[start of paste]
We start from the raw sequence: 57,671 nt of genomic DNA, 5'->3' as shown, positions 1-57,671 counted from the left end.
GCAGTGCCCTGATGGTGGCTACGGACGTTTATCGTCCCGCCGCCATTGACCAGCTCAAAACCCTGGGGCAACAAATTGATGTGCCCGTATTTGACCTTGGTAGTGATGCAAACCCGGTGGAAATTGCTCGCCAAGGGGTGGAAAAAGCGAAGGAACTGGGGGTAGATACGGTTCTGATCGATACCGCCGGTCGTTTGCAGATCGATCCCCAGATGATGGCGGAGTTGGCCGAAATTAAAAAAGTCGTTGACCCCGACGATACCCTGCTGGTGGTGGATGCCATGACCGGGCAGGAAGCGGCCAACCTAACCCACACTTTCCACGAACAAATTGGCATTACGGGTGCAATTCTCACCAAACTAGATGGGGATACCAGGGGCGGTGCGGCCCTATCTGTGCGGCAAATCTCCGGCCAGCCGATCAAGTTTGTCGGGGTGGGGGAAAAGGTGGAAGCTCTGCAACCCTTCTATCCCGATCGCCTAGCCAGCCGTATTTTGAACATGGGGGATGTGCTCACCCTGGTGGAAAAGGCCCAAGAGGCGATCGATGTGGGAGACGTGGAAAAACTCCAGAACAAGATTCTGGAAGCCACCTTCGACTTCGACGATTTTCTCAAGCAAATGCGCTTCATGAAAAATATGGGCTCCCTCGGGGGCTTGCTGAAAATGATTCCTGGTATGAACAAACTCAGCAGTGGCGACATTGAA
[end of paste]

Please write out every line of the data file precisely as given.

We start from the raw sequence: 57,671 nt of genomic DNA, 5'->3' as shown, positions 1-57,671 counted from the left end.
GCAGTGCCCTGATGGTGGCTACGGACGTTTATCGTCCCGCCGCCATTGACCAGCTCAAAACCCTGGGGCAACAAATTGATGTGCCCGTATTTGACCTTGGTAGTGATGCAAACCCGGTGGAAATTGCTCGCCAAGGGGTGGAAAAAGCGAAGGAACTGGGGGTAGATACGGTTCTGATCGATACCGCCGGTCGTTTGCAGATCGATCCCCAGATGATGGCGGAGTTGGCCGAAATTAAAAAAGTCGTTGACCCCGACGATACCCTGCTGGTGGTGGATGCCATGACCGGGCAGGAAGCGGCCAACCTAACCCACACTTTCCACGAACAAATTGGCATTACGGGTGCAATTCTCACCAAACTAGATGGGGATACCAGGGGCGGTGCGGCCCTATCTGTGCGGCAAATCTCCGGCCAGCCGATCAAGTTTGTCGGGGTGGGGGAAAAGGTGGAAGCTCTGCAACCCTTCTATCCCGATCGCCTAGCCAGCCGTATTTTGAACATGGGGGATGTGCTCACCCTGGTGGAAAAGGCCCAAGAGGCGATCGATGTGGGAGACGTGGAAAAACTCCAGAACAAGATTCTGGAAGCCACCTTCGACTTCGACGATTTTCTCAAGCAAATGCGCTTCATGAAAAATATGGGCTCCCTCGGGGGCTTGCTGAAAATGATTCCTGGTATGAACAAACTCAGCAGTGGCGACATTGAA